OEM’s April dirt bike sales double with half of its dealers open

With numerous states facing stay-at-home orders, business shutdowns and quarantines, parents have been left scrambling to find ways to keep children and young adults from spending full days staring at electronic screens. As a result, some dealerships are seeing an increase in youth product sales throughout the powersports industry, as Powersports Business staff reporter Nick Longworth uncovered in recent weeks.

A mixture of work-from-home suggestions from state officials, school closings and stimulus checks have converged to create a demand for youth powersports offerings specifically in the months since the COVID-19 onset.

East Central Sports, with three locations in Minnesota, has seen youth dirt bike sales skyrocket in April.

“It started off rocky at first but then business took off. I’ve never sold as many machines before in a month as we did in April,” said Mac Johnston, owner of East Central Sports, which has locations in North Branch, Burnsville and Rush City, Minnesota, offering a wide range of powersports vehicles and service. Its Burnsville Mall location is currently appointment-only. “We’re over double from what we’ve sold during a normal month last year; May is looking pretty good too.”

In addition to its adult fleet of motorcycles and ATVs, East Central also offers a youth fleet of dirt bikes and ATVs from SSR, YCF, Coolster and more.

“The kids are at home, and everybody is trying to get out of the house. Usually this is a busy time anyways, but this year it’s really, really busy,” said Johnston, whose shop is known locally for its vehicle giveaways during the holiday season for those in need of a powersports pick-me-up. “All the youth stuff has really been selling well.”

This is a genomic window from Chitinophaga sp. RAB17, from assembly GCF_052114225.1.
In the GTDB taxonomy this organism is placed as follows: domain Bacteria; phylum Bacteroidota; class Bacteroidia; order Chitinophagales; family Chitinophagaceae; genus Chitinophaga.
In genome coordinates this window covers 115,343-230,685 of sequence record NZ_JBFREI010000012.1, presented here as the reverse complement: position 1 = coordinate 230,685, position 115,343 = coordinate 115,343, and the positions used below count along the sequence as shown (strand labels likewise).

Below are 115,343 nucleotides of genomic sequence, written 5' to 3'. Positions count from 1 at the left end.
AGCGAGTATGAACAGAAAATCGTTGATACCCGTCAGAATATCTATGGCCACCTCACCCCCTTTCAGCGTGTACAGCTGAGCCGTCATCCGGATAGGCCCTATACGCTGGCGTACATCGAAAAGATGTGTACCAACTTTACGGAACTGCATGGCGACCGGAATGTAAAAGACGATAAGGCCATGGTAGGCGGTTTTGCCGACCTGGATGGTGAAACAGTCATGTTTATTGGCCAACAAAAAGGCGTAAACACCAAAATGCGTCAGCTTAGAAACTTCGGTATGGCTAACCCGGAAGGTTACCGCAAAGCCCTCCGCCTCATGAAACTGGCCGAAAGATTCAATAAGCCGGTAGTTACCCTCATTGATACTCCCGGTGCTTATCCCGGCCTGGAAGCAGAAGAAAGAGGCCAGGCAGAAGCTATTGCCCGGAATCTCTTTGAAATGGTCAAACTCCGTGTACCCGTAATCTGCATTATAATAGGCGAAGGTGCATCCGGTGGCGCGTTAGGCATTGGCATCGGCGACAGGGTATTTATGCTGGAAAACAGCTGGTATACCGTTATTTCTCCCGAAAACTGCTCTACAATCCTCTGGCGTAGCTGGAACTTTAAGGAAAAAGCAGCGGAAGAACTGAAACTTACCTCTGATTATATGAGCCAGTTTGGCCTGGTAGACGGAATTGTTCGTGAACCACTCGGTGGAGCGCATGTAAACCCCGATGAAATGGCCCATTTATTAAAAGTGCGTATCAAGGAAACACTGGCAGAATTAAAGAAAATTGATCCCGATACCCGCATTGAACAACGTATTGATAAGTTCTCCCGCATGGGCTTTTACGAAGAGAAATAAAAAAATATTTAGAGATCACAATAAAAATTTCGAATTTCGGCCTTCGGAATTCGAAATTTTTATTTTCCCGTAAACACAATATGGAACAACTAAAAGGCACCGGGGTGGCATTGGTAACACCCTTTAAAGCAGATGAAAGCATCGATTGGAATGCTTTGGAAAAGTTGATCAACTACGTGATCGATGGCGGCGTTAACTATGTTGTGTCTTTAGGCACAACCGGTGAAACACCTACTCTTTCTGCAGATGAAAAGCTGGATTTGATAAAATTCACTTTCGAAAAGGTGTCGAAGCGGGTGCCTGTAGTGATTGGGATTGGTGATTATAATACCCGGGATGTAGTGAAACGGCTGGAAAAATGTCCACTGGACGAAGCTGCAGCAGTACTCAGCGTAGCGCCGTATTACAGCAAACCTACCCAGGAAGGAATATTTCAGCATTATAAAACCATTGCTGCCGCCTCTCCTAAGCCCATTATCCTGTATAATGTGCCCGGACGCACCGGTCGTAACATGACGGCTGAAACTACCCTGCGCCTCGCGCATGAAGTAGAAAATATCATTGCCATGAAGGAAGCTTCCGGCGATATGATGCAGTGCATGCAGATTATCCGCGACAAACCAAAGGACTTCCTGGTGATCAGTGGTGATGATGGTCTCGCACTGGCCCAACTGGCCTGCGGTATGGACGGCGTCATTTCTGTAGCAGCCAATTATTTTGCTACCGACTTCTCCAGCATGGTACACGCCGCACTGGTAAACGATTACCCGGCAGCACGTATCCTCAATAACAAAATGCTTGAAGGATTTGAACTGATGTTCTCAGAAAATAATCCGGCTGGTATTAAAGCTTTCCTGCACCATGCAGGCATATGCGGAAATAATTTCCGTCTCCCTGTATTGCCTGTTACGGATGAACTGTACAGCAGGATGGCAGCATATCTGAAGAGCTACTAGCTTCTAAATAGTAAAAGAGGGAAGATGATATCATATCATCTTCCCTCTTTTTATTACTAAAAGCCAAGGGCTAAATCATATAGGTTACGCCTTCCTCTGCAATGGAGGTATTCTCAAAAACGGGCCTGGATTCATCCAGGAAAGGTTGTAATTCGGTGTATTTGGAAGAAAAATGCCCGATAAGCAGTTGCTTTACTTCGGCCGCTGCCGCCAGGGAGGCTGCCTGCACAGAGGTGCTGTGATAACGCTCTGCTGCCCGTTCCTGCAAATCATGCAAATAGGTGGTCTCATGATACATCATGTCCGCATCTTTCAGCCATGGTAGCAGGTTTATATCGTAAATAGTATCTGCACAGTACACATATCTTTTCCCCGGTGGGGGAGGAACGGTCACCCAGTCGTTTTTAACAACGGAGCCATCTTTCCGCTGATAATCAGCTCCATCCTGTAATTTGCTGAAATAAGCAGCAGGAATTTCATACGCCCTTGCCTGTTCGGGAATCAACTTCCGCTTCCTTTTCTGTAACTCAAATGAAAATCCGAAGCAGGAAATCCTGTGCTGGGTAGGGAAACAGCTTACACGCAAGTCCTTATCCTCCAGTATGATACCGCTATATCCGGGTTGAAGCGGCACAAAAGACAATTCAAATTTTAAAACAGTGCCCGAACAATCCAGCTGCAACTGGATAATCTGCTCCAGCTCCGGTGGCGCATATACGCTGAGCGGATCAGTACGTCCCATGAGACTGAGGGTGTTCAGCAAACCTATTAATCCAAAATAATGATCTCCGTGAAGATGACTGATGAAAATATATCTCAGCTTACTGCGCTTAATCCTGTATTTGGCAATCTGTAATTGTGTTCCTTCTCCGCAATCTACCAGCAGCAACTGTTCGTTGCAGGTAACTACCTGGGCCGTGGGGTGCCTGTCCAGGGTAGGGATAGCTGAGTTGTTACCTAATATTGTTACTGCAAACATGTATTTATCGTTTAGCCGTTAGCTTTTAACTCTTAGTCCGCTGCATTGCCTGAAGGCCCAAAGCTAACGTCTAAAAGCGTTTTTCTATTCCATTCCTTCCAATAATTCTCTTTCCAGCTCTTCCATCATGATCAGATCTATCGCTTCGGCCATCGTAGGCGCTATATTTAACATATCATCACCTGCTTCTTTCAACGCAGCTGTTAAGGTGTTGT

Parents who have maintained employment also help with dealership door swings.

“Most of our customers are still at work,” said John Churchman, owner of Shore Cycles in Salisbury, Maryland, offering pre-owned ATVs and motorcycles as well as youth bikes and ATVs. “We are in a rural area relatively speaking and most people still have jobs, which is a big piece of the puzzle; they’re working hard and buying what they’ve earned — giving their kids or themselves something to do while they have any downtime, and the kids are at home. School has been out since mid-March, generally speaking, and they’re home the rest of the school year. They have the opportunity to give their kid a gift that lasts many years, and gets them out of the house.”

Shore Cycles in Maryland has seen an early run on youth vehicles this spring.

Both dealerships have seen an increase in youth ATV and dirt bike sales this spring during a period in which the segment typically remains mostly dormant until fall.

“We don’t sell many youth products after Christmas until the next fall; there are a few here and there, but that’s not what the focus is. This year it has been a complete 180, and they have been the primary volume of our new vehicle sales,” said Churchman. “People are at home and they’re shifting their focus on what they’re spending money on. A lot of customers who have bought stuff have bought it because they’re not taking a summer vacation this year — their spending has shifted into a different product. People are looking for alternative ways to entertain their families.”